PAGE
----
Plan for the shade cast by these structures and sow or transplant your lettuce in sheltered areas: you can place them at the base of a bamboo teepee, underneath a cattle panel arch trellis, or under the heavy shade of a pallet trellis. Lettuce will make a great ground cover, keeping humidity levels in check.

3. Follow the shade cast by your structures.

Judging by the amount of shade we see in the spring or winter months, we falsely assume that some corners of our garden are completely shaded at all times. But as the seasons progress, the sun’s angle changes by 50%, and many shaded areas start receiving full sun in the summer months.

If you have permanent structures in your garden – like a fence, a shed, a tall tree, or a neighboring wall – observe the amount of shade they cast in the summertime and even keep a log of how many hours of direct sunlight they get. Can you grow lettuce in the shade? This way, you may avoid sowing lettuce in an area that’s shaded in spring but completely scorched in summer.

Follow the shade cast by your structures

4. Use shade cloth to protect your lettuce plants.

You can protect your lettuce from too much heat by creating a supporting structure and covering it with shade cloth. You can build your own DIY frame using PVC pipes or buy tall hoops for adequate support.

Shade cloth cuts down on UV penetration while at the same time allowing rainfall to pass through. It keeps the shaded area significantly cooler while also keeping birds away. Professional shade cloths are lightweight and dark in color. Choose a 60% density shade cloth for protecting lettuce.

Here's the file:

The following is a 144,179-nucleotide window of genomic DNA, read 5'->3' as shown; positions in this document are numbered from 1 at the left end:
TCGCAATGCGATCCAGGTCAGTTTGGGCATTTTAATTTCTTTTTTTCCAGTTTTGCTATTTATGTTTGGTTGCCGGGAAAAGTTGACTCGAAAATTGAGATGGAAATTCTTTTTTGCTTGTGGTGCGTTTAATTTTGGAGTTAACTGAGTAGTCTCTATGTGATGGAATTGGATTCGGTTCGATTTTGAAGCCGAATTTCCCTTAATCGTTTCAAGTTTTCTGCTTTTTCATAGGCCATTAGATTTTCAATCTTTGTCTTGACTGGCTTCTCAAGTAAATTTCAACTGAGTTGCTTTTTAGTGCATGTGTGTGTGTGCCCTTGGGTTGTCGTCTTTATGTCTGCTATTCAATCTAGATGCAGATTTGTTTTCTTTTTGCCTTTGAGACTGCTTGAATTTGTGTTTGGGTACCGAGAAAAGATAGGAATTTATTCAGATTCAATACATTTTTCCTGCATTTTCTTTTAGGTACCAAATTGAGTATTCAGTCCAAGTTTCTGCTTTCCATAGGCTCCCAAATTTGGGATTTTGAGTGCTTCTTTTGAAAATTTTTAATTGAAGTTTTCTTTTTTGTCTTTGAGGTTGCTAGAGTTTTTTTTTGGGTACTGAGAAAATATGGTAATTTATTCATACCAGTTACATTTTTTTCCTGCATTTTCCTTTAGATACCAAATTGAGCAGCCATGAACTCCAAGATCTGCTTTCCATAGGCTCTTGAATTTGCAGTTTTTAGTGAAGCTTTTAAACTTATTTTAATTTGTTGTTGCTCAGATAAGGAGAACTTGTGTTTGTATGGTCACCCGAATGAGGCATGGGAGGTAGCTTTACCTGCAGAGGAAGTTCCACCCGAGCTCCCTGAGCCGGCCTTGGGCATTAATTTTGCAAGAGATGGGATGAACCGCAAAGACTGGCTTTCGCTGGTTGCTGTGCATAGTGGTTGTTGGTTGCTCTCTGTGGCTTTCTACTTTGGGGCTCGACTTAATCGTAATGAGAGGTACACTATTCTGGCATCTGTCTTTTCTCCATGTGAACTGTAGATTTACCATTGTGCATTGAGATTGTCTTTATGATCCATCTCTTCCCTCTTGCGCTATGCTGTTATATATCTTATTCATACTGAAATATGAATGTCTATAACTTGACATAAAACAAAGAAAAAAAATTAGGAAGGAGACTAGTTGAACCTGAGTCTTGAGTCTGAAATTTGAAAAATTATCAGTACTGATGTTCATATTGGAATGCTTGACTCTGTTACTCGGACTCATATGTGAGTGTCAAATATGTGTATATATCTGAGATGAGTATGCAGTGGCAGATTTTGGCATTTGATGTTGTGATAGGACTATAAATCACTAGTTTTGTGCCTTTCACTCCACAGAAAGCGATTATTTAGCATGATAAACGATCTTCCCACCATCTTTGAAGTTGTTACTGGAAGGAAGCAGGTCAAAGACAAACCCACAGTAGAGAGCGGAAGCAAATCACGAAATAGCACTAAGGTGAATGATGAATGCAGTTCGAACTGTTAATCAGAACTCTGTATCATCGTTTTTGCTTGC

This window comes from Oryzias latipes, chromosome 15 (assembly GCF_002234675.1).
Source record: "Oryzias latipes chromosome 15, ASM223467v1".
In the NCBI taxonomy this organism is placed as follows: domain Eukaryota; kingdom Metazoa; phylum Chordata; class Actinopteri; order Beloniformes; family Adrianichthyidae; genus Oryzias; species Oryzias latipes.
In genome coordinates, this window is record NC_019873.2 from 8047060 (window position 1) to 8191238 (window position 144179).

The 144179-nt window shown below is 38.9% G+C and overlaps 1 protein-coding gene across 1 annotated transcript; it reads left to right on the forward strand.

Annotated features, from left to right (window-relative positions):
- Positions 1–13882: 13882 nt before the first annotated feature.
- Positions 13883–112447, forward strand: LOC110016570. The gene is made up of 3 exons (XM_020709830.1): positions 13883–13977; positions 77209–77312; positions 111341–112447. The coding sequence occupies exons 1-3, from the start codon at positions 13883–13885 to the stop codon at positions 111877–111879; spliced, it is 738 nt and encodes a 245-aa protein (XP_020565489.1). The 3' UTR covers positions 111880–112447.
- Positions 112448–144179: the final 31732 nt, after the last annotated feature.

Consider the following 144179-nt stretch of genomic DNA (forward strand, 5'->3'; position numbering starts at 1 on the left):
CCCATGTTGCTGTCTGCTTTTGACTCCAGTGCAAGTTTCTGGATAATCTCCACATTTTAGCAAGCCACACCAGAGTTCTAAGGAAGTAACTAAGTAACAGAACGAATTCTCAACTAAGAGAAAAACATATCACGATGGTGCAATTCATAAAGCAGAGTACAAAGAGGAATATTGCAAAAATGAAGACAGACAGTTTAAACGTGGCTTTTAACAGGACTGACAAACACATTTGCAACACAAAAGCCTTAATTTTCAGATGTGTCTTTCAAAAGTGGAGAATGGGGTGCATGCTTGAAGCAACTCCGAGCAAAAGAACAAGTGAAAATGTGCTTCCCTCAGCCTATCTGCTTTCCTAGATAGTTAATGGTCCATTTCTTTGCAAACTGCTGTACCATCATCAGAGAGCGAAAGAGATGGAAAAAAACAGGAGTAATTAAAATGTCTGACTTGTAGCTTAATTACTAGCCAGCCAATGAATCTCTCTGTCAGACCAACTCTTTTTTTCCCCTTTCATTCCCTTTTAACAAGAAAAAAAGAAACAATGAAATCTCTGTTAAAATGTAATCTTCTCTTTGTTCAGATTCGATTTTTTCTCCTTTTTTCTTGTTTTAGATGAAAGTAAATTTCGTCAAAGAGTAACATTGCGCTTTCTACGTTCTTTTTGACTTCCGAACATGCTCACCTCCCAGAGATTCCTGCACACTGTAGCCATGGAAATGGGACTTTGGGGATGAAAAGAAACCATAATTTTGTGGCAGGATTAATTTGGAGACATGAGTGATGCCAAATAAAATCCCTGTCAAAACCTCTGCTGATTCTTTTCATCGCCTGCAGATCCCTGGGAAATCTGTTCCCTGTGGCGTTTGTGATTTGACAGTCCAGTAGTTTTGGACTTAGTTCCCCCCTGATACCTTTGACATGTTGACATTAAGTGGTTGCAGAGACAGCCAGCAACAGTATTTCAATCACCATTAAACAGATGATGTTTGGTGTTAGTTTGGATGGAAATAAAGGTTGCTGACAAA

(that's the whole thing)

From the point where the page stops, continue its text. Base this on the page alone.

A cheaper alternative for shade cloth is burlap or a dark sheet of cotton. They offer less UV filtering but make good options if you have them around the house.

5. Grow lettuce inside containers that you can easily move.

Lettuce is a shallow-rooted plant, and it can be grown easily grown in containers. This way, you get the best of both worlds – you can move those containers around to follow the sun when the seedlings are growing and set them in the shade to prevent them from going bitter when it’s time for harvest.

Grow lettuce plants on your patio, terrace, or balcony. If you have some potting mix, water, and a few hours of sunlight, then you can grow lettuce – and so much more. If you’re short on space, you can grow your own lettuce tower – check out these amazing vertical structures that are perfect for growing greens, strawberries, herbs, and other shallow-rooted plants.

Lettuce cultivars that are bolt-resistant

Lettuce is such a staple in our diets that we just had to find a way to make it last all summer. Enter: the bolt-resistant lettuce varieties. Whether it’s looseleaf, butterhead, crisphead, or romaine, you can test these seeds and enjoy fresh lettuce leaves or heads all summer long:

  • Looseleaf: Red Salad Bowl, Green Salad Bowl, Lollo Rossa, Lollo Bionda, Oakleaf Looseleaf, Bronze Arrow Looseleaf;
  • Crisphead: Sierra Batavian, French Batavian;
  • Butterhead: All Year Round Lettuce, Merveille De Quatre Saisons, Adriana, Capitan Bibb;
  • Romaine: Jericho, Coastal Star, Salvius.

Despite being bolt resistant, many of these seeds won’t germinate in the heat of summer, so find other ways to get them to sprout. I start them indoors under grow lights where I can control temperature and humidity levels even in warmer months.

Final Thoughts

Can you grow lettuce in the shade? Don’t be afraid to use shade to your advantage when growing lettuce. It keeps your lettuce plants fresh and tender for longer. Learn to maximize any shade you get in your garden during the summer months for growing all kinds of leafy greens.

The shade will also make your lettuce plants crisper when it’s time for harvest. Never pick lettuce at noon, when the plants are wilted and dehydrated. Instead, harvest lettuce leaves or heads in the morning or on an overcast, rainy day.

Ciara Konhaus

I’m Ciara and I’m a gardener and agricultural educator in zone 6b. I’ve farmed and gardened all over the Appalachian mountains and love to empower people with the tools they need to start their own gardens.